A few years ago I asked Camila Batmanghelidh of The Kids Company to help me out with an idea I had. I'd read in the brilliant book Freakonomics about a psychology student in Chicago who was sent on an assignment to spend a day with a gang leader to understand their leadership processes. He ended up spending three years with them.
The gang – selling drugs of course – had spreadsheets for everything, just like all businesses do for sales and profit forecasts. But they also had additional ones that your or my business would not normally need; they had one for how many members would be killed and need replacing, another for the costs of sorting out the families of those who had to deal with the tragedy.
I wanted to see if gang leaders in London were as sophisticated in their operations as their Chicago counterparts, and whether we could work a way out for their talents to be brought over to the safe side of the road. So Camila gathered a group of guys from Peckham and Brixton in south London to meet me for breakfast one morning at The Cinnamon Club. The ministers and permanent secretaries who usually dine there would have been alarmed had they known who was in the private dining room and what was in the jackets of my guests.
I explained my interest as stemming from me also having been a gang leader back at school and that I have subsequently used my entrepreneurial DNA to create and run legitimate businesses. After all, gang leaders possessed the skills of a CEO – leadership, management, marketing and quick numeracy.
Unlike most CEOs, though, gang-leaders often end up stabbed or shot. One guy from Brixton I have been mentoring to get away from crime and into business told me at the age of 24 half of his closest friends were dead. I gave them a phrase to take away with them; if they wanted to be "alive at 25" they needed to make money more sensibly. Some have made the switch, like Terroll Lewis who was part of Brixton's nastiest gangs and now runs a successful street gym company.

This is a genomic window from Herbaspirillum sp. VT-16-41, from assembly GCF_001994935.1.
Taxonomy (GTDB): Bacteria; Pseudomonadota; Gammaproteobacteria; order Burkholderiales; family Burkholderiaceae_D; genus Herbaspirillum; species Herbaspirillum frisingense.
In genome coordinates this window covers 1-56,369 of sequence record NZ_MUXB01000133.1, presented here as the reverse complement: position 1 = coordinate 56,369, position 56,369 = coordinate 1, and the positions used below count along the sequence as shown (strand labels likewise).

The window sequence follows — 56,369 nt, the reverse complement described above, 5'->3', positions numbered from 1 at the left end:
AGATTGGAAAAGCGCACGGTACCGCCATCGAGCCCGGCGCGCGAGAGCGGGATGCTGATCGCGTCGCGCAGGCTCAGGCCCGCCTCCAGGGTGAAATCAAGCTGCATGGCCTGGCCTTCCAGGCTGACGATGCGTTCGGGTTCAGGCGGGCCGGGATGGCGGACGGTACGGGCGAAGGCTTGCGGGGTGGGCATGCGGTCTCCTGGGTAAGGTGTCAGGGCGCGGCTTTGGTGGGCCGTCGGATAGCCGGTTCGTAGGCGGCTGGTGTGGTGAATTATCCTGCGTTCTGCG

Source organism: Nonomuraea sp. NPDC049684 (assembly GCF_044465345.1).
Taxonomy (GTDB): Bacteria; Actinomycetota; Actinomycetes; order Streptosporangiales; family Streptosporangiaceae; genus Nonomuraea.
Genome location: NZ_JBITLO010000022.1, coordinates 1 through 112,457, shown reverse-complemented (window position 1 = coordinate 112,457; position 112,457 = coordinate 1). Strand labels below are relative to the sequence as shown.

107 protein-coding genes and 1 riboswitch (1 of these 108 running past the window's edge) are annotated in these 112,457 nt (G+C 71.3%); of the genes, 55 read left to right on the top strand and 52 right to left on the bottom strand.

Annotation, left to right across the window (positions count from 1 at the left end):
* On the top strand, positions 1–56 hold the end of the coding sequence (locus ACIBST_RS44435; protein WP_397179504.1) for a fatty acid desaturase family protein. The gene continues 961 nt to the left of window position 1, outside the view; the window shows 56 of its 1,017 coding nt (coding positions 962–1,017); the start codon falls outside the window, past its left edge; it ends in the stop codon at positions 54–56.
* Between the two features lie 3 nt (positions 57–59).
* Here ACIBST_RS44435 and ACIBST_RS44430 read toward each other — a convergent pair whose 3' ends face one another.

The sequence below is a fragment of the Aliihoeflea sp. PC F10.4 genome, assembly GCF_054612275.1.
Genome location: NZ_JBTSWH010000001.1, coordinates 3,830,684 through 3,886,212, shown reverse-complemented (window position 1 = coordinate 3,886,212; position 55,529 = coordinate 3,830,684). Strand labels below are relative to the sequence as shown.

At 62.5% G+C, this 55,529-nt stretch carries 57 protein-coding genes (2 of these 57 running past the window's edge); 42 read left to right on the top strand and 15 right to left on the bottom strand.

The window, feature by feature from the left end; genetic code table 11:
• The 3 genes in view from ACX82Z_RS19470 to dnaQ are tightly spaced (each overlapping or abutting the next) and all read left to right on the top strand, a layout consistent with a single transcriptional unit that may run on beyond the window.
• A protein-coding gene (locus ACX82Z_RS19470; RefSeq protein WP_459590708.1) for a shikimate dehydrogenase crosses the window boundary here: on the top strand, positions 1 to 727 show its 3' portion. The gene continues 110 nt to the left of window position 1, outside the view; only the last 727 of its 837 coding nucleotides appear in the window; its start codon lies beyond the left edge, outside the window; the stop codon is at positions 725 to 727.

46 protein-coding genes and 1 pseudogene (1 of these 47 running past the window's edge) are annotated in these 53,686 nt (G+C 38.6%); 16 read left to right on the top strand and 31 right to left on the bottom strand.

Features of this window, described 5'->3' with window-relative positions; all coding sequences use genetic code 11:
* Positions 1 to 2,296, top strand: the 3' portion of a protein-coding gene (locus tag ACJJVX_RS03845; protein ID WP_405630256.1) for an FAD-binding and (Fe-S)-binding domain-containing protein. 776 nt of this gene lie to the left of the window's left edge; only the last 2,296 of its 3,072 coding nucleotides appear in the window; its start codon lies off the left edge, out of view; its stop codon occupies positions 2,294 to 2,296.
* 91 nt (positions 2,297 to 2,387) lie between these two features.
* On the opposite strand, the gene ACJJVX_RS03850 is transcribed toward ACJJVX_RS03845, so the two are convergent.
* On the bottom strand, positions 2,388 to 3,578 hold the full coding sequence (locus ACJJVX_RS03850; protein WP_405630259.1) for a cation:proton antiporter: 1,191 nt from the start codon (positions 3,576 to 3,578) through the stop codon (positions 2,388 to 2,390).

But we don't make it so easy for these transformations to happen in Britain. I've visited the west African state of Togo, where the local YMCA helps finance prisoners who want to go into business. In Texas, there is a much lauded Prison Entrepreneurship Program, which has a massive success rate in getting inmates to set up in business on release rather than return to crime. Here, ministers are gripped by the fear that the Daily Mail will pounce on them if they helped do anything to criminals other than lock them up.
I became aware of the talent that lies wasted in our jails through Business in the Community, for which I led a delegation to visit Wormwood Scrubs. Just look at the horrific pattern of re-offending – as many as two thirds of inmates will be back within a year of being released.
Soon after that I was asked to be part of Gordon Ramsay's TV series teaching prisoners in Brixton how to cook. Talking to some of the guys who cooked lunch for us there one day, it struck me how much we were missing a couple of tricks; firstly, and quite selfishly, restaurants are generally short of chefs and here were people whom we could recruit (and I did, very successfully) and secondly, there was an immense desire for offenders to go into business.
A recent report by the London-based Centre for Entrepreneurs found that 79% of prisoners they surveyed wanted to run their own businesses – twice the national average. But who's going to back them? In Texas, the prison does as it's so much cheaper than having them back in. Recently, local authorities and the Metropolitan Police have started diverting their budgets for monitoring gangs and paying for the consequences of their awful actions and using them instead to get these same guys into businesses away from crime.
We can look at universities and business schools for our next generation of managers, but if you're an investor looking to back entrepreneurial talent, visit your local nick. Or perhaps contact Michael Corrigan, who first me in his cell in Brixton. A former Deloittes partner, now he has set up a business with his former governor to help offenders team up with agencies that can help them make that transformational shift.